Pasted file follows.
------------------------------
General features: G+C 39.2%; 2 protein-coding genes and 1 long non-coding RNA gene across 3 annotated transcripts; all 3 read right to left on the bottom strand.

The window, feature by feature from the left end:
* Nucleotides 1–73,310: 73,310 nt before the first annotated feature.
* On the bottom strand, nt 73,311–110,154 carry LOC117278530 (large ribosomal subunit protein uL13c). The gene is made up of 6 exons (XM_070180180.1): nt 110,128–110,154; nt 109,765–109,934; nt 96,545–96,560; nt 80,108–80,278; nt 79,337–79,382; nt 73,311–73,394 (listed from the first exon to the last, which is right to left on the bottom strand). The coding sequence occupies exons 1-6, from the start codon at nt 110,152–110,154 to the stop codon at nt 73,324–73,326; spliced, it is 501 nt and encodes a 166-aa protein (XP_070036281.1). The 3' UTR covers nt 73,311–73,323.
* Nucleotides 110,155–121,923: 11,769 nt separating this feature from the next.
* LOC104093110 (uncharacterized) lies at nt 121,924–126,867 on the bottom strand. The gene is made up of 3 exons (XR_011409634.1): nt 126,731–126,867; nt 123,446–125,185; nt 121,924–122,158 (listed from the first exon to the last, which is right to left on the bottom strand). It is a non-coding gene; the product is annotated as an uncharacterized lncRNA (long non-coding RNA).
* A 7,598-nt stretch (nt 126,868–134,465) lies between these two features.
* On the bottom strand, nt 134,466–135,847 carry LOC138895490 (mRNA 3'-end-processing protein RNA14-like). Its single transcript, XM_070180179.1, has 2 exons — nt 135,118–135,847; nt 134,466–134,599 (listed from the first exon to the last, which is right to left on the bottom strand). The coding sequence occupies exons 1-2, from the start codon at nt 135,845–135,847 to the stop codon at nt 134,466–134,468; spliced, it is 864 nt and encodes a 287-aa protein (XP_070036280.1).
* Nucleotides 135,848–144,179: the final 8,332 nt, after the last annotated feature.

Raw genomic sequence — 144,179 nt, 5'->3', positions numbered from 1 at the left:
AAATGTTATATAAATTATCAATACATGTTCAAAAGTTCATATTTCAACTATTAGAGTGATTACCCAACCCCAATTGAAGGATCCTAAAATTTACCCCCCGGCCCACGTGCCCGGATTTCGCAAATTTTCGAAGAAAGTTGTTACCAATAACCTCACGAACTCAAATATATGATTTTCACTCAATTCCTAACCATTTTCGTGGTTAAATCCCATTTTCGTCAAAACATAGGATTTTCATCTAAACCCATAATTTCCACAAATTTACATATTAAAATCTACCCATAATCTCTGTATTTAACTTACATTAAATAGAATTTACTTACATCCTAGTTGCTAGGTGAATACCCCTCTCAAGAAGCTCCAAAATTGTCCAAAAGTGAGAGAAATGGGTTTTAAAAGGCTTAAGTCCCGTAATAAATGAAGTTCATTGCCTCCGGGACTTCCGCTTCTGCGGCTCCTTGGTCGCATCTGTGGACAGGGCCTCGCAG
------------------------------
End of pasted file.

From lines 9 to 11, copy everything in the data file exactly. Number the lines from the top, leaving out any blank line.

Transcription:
* Nucleotides 135,848–144,179: the final 8,332 nt, after the last annotated feature.

Raw genomic sequence — 144,179 nt, 5'->3', positions numbered from 1 at the left:
AAATGTTATATAAATTATCAATACATGTTCAAAAGTTCATATTTCAACTATTAGAGTGATTACCCAACCCCAATTGAAGGATCCTAAAATTTACCCCCCGGCCCACGTGCCCGGATTTCGCAAATTTTCGAAGAAAGTTGTTACCAATAACCTCACGAACTCAAATATATGATTTTCACTCAATTCCTAACCATTTTCGTGGTTAAATCCCATTTTCGTCAAAACATAGGATTTTCATCTAAACCCATAATTTCCACAAATTTACATATTAAAATCTACCCATAATCTCTGTATTTAACTTACATTAAATAGAATTTACTTACATCCTAGTTGCTAGGTGAATACCCCTCTCAAGAAGCTCCAAAATTGTCCAAAAGTGAGAGAAATGGGTTTTAAAAGGCTTAAGTCCCGTAATAAATGAAGTTCATTGCCTCCGGGACTTCCGCTTCTGCGGCTCCTTGGTCGCATCTGTGGACAGGGCCTCGCAG